These cosmogonies were part of the new emphasis of science in seeking rational explanations of the features of the world. This period was marked by a great deal of field geology rather than grand cosmogonies.
It became clear that there had been significant changes in the Earth's topography over time and that these changes could neither be accounted for by natural processes operating during the brief nor by the postulated Noachian flood.
Hutton and Lyell, who held that the history of Earth was dominated by slow relatively uniform changes in an Earth with a static over all history.
During the early part of this period there was a considerable amount of activity by runs from AD 1850 to the present.
If, in the year AD 1600, you had asked an educated European how old the planet Earth was and to recount its history he would have said that it was about 6000 years old and that its ancient history was given by the biblical account in Genesis.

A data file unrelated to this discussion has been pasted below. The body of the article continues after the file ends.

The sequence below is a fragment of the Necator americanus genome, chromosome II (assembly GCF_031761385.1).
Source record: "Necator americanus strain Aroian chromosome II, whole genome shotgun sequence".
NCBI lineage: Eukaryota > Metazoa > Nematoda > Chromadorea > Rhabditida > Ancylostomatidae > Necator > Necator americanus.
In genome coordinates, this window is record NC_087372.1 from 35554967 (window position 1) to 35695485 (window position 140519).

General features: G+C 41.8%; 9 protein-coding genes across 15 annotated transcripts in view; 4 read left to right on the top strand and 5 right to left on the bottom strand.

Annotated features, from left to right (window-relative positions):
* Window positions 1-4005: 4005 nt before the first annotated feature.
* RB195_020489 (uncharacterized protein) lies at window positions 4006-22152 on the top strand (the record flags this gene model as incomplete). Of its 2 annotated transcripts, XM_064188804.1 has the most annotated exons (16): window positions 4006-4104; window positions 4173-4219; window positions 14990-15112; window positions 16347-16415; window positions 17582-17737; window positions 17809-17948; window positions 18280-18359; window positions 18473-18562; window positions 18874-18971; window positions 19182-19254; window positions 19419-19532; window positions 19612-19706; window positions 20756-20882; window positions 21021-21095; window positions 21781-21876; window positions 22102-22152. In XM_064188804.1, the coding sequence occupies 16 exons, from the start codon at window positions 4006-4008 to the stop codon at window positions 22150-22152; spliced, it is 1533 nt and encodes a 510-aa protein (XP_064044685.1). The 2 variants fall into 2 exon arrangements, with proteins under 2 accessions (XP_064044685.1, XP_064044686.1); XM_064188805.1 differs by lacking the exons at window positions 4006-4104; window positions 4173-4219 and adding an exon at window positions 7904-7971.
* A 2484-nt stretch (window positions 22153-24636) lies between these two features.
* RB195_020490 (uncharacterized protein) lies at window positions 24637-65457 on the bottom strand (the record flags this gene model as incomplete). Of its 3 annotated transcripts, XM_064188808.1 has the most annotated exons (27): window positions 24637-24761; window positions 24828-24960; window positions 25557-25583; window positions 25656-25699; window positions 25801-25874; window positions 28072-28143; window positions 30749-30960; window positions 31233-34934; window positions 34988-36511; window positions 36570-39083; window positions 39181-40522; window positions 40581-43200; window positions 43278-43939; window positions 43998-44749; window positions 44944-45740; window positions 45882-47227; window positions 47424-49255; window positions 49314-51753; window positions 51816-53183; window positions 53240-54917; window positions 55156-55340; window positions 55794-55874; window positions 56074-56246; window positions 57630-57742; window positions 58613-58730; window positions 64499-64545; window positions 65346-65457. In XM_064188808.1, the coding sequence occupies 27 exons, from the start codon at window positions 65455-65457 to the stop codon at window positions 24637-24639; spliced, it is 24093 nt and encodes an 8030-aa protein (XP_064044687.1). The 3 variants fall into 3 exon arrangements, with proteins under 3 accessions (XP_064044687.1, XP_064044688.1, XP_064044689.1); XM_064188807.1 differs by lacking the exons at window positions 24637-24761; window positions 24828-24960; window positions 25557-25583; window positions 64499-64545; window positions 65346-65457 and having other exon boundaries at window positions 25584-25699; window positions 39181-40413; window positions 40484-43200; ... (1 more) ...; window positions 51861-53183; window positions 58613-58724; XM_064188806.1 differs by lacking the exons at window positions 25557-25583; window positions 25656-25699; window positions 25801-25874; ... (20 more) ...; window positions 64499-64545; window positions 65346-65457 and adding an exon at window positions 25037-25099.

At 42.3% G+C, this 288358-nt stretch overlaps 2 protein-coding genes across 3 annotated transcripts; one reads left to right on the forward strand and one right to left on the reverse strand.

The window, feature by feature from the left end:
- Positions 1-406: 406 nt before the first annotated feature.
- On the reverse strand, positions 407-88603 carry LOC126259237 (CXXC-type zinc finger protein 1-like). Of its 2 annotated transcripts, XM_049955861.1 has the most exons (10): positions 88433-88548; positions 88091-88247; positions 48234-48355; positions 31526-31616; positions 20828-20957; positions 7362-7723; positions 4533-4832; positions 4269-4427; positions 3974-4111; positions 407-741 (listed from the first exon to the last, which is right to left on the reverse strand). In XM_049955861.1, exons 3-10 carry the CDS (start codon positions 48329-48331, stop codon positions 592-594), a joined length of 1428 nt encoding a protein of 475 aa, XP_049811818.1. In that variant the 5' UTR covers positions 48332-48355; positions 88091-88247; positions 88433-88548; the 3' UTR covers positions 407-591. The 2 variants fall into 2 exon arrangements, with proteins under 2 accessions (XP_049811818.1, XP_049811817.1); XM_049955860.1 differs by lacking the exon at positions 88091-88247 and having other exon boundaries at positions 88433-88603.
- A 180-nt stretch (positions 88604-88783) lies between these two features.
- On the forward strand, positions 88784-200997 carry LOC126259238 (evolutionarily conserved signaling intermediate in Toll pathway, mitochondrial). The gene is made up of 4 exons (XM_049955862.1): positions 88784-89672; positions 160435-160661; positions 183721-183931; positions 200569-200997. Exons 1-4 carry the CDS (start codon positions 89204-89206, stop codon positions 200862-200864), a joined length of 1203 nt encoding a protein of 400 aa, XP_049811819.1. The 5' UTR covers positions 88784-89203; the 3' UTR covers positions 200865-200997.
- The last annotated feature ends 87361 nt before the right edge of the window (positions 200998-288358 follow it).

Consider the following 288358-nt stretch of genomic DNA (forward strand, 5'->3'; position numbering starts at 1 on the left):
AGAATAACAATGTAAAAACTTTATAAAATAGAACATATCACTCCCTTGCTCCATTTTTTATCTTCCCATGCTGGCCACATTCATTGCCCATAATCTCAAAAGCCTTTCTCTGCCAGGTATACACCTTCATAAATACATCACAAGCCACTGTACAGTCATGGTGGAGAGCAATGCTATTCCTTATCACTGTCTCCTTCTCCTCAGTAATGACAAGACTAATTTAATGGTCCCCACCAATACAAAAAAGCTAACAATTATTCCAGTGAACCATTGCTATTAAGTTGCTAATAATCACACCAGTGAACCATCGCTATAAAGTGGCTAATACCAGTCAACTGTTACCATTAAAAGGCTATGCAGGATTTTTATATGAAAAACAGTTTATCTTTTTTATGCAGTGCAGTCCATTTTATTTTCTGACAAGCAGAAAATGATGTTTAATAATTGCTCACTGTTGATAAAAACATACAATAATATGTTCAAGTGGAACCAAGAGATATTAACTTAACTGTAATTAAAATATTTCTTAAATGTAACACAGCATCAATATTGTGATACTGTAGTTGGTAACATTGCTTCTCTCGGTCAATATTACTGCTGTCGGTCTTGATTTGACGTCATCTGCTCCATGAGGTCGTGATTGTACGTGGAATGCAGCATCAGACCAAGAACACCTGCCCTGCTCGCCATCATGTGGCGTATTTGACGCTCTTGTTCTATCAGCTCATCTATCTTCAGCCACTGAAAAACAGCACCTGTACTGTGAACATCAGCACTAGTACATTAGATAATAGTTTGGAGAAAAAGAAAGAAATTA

If you asked the same question of an educated European in AD 1900 you would have received a quite different answer.
The modern period has been marked by an enormous expansion of the detailed knowledge of the geological history of the Earth and the processes that have acted during that history.The catastrophists (Cuvier 1812, de Beaumont 1852, Buckland 1836) accepted that the Earth was old; they disagreed with the kind of change and the rate of change that had occurred over that long history.There was no single estimate of the Earth's age in the mid 1800's and no good way to arrive at one.The rise of science produced a major change in attitude.In the pre-scientific world view the issue of the age of the Earth was a theological question.The selections and comments here are not a complete exposition of the works of the authors mentioned; rather they were chosen to illustrate and exemplify changing perspectives over time.